Yes, but everything is post 1905. That little spring I'm trying to holding down is the big difference. That said I would love to eat my hat if you would post a link.Wow...that would be surprising, considering the prodigous number of them! If YT videos could be taxed, the national debt could be paid off in a hurry.
Is that the procedure? The only mention I have found about this involved a dowel rod. It also looked like there were wear marks in those two spots from the gunsmith who coated this. I'm not 100% sure how the spring attaches, but it looks like there is a pin attached at a 90* angle going through the frame. I'd rather nor go that route, unless that's what you're supposed to do. I'm hoping someone who has done this can give me some direction.Why not just take the spring out?
When the main-spring tension screw is free, remove the main spring, and then the
hammer, and then the cylinder assembly, and then the cylinder release mechanism.
Now you can double-action the trigger, and you will see how it compress's that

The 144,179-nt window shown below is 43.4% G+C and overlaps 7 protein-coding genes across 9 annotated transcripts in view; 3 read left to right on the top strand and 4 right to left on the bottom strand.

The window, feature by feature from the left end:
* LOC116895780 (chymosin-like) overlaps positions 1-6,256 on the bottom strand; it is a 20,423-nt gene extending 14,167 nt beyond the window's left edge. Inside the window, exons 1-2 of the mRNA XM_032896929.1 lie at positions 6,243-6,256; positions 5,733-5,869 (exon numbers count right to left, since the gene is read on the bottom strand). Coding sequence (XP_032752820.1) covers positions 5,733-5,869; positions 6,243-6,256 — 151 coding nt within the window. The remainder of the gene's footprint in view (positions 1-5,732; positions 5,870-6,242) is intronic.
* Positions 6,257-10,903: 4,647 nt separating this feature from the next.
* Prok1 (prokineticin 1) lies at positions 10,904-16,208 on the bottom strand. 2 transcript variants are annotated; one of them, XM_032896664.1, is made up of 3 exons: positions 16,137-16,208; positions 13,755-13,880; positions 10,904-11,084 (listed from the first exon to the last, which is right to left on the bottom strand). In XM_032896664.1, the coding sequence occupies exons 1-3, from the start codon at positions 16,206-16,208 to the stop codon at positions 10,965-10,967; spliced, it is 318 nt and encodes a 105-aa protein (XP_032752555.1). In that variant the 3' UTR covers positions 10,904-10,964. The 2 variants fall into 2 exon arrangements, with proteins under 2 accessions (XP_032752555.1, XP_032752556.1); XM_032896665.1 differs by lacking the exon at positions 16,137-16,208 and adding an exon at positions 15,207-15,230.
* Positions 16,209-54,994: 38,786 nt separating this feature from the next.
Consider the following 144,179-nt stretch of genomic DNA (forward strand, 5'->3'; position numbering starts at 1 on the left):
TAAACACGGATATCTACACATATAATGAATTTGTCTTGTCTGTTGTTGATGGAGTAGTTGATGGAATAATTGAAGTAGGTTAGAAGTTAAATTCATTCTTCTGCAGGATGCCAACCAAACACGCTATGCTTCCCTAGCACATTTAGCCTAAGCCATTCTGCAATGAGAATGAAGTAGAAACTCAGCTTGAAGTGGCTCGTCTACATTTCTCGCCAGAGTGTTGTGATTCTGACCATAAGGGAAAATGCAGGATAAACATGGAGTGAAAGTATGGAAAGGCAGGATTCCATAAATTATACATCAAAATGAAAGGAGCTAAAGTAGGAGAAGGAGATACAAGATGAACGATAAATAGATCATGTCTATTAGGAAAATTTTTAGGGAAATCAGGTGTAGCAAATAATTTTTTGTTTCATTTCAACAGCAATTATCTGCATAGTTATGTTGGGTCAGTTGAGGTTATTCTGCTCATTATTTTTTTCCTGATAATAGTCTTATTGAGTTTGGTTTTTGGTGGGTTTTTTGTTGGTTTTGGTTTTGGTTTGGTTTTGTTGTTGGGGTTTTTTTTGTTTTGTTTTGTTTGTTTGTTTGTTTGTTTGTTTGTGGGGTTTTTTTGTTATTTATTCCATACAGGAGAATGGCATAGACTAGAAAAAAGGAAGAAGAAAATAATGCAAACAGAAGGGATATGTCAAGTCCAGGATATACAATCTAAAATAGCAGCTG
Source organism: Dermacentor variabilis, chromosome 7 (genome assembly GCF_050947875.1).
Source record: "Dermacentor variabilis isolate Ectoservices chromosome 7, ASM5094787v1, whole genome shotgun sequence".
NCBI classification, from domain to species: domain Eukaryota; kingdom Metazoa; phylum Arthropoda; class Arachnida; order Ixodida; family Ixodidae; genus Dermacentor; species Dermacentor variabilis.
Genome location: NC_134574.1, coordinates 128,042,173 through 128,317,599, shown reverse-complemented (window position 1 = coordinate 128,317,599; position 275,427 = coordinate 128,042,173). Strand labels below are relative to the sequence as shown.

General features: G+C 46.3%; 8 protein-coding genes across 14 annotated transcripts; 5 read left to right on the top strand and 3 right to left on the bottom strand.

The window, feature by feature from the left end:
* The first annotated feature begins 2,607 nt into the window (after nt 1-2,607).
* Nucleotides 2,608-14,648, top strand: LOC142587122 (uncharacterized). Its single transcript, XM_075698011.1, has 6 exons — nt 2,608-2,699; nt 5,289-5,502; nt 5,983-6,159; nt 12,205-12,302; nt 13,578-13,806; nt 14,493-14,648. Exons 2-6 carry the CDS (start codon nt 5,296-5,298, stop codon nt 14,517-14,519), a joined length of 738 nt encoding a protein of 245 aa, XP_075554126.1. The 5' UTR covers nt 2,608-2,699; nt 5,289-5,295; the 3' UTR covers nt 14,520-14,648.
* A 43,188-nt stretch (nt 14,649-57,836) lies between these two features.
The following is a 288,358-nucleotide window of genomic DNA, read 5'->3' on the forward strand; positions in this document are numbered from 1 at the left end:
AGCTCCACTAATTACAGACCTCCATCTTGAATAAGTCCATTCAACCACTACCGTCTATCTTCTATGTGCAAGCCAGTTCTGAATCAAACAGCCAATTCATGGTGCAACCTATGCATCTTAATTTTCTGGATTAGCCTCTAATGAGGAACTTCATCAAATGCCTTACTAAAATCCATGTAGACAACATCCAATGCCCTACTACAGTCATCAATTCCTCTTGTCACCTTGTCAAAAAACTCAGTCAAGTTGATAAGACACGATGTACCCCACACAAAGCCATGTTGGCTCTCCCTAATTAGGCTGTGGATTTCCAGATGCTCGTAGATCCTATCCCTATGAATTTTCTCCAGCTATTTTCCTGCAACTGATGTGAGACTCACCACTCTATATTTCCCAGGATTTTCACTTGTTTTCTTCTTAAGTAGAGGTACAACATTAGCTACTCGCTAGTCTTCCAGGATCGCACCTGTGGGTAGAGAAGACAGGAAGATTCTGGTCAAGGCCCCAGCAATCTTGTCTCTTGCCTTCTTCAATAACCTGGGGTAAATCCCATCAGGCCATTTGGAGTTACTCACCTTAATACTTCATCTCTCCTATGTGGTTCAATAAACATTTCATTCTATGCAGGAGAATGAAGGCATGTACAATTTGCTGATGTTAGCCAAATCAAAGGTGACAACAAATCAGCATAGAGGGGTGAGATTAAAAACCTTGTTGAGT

secondary spring. You can make a little piece of wood, or brass, that will catch,
on its upper end, in the end of the slot for the cylinder release slide. The other
end should catch that second spring, just below that levering piece. You fit this
tight with the trigger fully pulled pack. This will hold that rebound spring down.
You can now release the trigger, and lift out the whole assembly.
Now - if you want, take a pair of pliers, wrap the end with tape, and catch hold
of the end of the rebound spring. Tighten up, and that holding piece will come free.
Release the pliers gently. If you want, but its not necessary, you can remove
that rebound spring. Generally, its not necessary to take it out.
To reassemble, compress the spring with the pliers, put back the temporary retaining
pin, and then drop in the trigger assembly. Squeeze the trigger enough to release
the holding pin, and then reassemble the rest of the lockwork.